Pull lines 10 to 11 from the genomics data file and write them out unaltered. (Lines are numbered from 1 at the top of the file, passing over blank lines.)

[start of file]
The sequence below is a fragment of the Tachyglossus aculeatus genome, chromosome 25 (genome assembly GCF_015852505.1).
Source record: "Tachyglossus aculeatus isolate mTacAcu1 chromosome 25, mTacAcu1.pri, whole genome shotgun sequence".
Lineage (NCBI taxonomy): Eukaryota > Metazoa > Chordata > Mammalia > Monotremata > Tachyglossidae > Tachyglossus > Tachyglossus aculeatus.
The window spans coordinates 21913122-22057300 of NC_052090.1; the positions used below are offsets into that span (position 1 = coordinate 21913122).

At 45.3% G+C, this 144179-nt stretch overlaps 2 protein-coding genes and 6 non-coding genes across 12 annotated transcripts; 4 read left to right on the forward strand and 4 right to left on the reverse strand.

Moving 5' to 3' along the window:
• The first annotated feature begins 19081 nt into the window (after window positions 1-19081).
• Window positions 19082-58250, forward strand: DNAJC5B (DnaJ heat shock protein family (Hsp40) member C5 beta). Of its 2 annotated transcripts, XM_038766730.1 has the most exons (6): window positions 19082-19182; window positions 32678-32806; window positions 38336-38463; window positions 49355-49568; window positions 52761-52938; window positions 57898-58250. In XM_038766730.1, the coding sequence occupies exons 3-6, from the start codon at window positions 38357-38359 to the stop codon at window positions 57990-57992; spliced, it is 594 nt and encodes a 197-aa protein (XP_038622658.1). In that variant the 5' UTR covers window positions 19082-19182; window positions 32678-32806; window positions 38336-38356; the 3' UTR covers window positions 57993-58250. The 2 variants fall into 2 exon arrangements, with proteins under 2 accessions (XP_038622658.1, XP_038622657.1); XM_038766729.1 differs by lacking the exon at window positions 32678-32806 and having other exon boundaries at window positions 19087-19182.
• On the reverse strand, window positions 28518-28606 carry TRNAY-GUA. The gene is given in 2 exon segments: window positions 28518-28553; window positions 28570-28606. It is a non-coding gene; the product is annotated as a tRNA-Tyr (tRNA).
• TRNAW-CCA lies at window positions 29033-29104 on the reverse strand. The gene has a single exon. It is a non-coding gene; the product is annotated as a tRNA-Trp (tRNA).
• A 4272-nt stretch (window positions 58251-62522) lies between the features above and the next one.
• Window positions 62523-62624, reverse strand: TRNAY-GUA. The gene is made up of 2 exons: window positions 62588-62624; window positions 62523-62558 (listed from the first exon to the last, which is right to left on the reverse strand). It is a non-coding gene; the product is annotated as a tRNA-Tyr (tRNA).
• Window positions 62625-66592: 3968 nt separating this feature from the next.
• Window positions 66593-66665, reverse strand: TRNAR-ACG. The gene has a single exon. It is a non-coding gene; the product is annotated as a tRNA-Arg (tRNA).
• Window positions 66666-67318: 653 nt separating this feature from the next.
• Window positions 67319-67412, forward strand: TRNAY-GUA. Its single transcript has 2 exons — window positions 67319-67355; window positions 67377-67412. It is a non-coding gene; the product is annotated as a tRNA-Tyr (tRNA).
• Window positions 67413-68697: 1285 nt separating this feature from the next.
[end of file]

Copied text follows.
• TRNAW-CCA lies at window positions 29033-29104 on the reverse strand. The gene has a single exon. It is a non-coding gene; the product is annotated as a tRNA-Trp (tRNA).
• A 4272-nt stretch (window positions 58251-62522) lies between the features above and the next one.